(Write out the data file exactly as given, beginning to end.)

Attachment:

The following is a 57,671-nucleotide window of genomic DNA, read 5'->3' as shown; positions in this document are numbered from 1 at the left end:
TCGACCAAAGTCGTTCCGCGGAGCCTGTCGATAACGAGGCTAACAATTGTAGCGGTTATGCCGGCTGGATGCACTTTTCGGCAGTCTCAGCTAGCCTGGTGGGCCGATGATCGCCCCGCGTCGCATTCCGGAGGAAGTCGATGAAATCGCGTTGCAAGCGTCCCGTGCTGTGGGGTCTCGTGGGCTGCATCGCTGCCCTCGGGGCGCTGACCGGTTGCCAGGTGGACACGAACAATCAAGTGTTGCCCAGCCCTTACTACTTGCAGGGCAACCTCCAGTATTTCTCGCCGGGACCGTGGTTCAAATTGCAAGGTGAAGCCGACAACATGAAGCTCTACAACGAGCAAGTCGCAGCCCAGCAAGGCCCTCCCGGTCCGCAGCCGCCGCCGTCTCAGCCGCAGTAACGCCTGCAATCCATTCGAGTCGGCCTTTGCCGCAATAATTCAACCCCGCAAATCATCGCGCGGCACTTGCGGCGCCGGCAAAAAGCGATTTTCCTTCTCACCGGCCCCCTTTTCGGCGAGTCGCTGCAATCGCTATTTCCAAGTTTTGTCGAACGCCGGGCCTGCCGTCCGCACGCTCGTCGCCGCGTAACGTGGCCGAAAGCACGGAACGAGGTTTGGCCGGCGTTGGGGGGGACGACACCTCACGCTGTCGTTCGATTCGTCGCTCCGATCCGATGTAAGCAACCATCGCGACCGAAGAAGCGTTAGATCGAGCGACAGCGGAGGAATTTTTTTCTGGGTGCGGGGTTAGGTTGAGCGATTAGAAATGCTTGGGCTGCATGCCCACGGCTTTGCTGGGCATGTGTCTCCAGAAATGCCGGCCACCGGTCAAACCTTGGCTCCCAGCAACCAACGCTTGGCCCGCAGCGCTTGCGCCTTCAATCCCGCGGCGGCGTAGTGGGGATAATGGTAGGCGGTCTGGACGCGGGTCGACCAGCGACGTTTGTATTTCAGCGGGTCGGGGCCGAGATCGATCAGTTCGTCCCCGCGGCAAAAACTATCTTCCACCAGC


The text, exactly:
The following is a 57,671-nucleotide window of genomic DNA, read 5'->3' as shown; positions in this document are numbered from 1 at the left end:
TCGACCAAAGTCGTTCCGCGGAGCCTGTCGATAACGAGGCTAACAATTGTAGCGGTTATGCCGGCTGGATGCACTTTTCGGCAGTCTCAGCTAGCCTGGTGGGCCGATGATCGCCCCGCGTCGCATTCCGGAGGAAGTCGATGAAATCGCGTTGCAAGCGTCCCGTGCTGTGGGGTCTCGTGGGCTGCATCGCTGCCCTCGGGGCGCTGACCGGTTGCCAGGTGGACACGAACAATCAAGTGTTGCCCAGCCCTTACTACTTGCAGGGCAACCTCCAGTATTTCTCGCCGGGACCGTGGTTCAAATTGCAAGGTGAAGCCGACAACATGAAGCTCTACAACGAGCAAGTCGCAGCCCAGCAAGGCCCTCCCGGTCCGCAGCCGCCGCCGTCTCAGCCGCAGTAACGCCTGCAATCCATTCGAGTCGGCCTTTGCCGCAATAATTCAACCCCGCAAATCATCGCGCGGCACTTGCGGCGCCGGCAAAAAGCGATTTTCCTTCTCACCGGCCCCCTTTTCGGCGAGTCGCTGCAATCGCTATTTCCAAGTTTTGTCGAACGCCGGGCCTGCCGTCCGCACGCTCGTCGCCGCGTAACGTGGCCGAAAGCACGGAACGAGGTTTGGCCGGCGTTGGGGGGGACGACACCTCACGCTGTCGTTCGATTCGTCGCTCCGATCCGATGTAAGCAACCATCGCGACCGAAGAAGCGTTAGATCGAGCGACAGCGGAGGAATTTTTTTCTGGGTGCGGGGTTAGGTTGAGCGATTAGAAATGCTTGGGCTGCATGCCCACGGCTTTGCTGGGCATGTGTCTCCAGAAATGCCGGCCACCGGTCAAACCTTGGCTCCCAGCAACCAACGCTTGGCCCGCAGCGCTTGCGCCTTCAATCCCGCGGCGGCGTAGTGGGGATAATGGTAGGCGGTCTGGACGCGGGTCGACCAGCGACGTTTGTATTTCAGCGGGTCGGGGCCGAGATCGATCAGTTCGTCCCCGCGGCAAAAACTATCTTCCACCAGC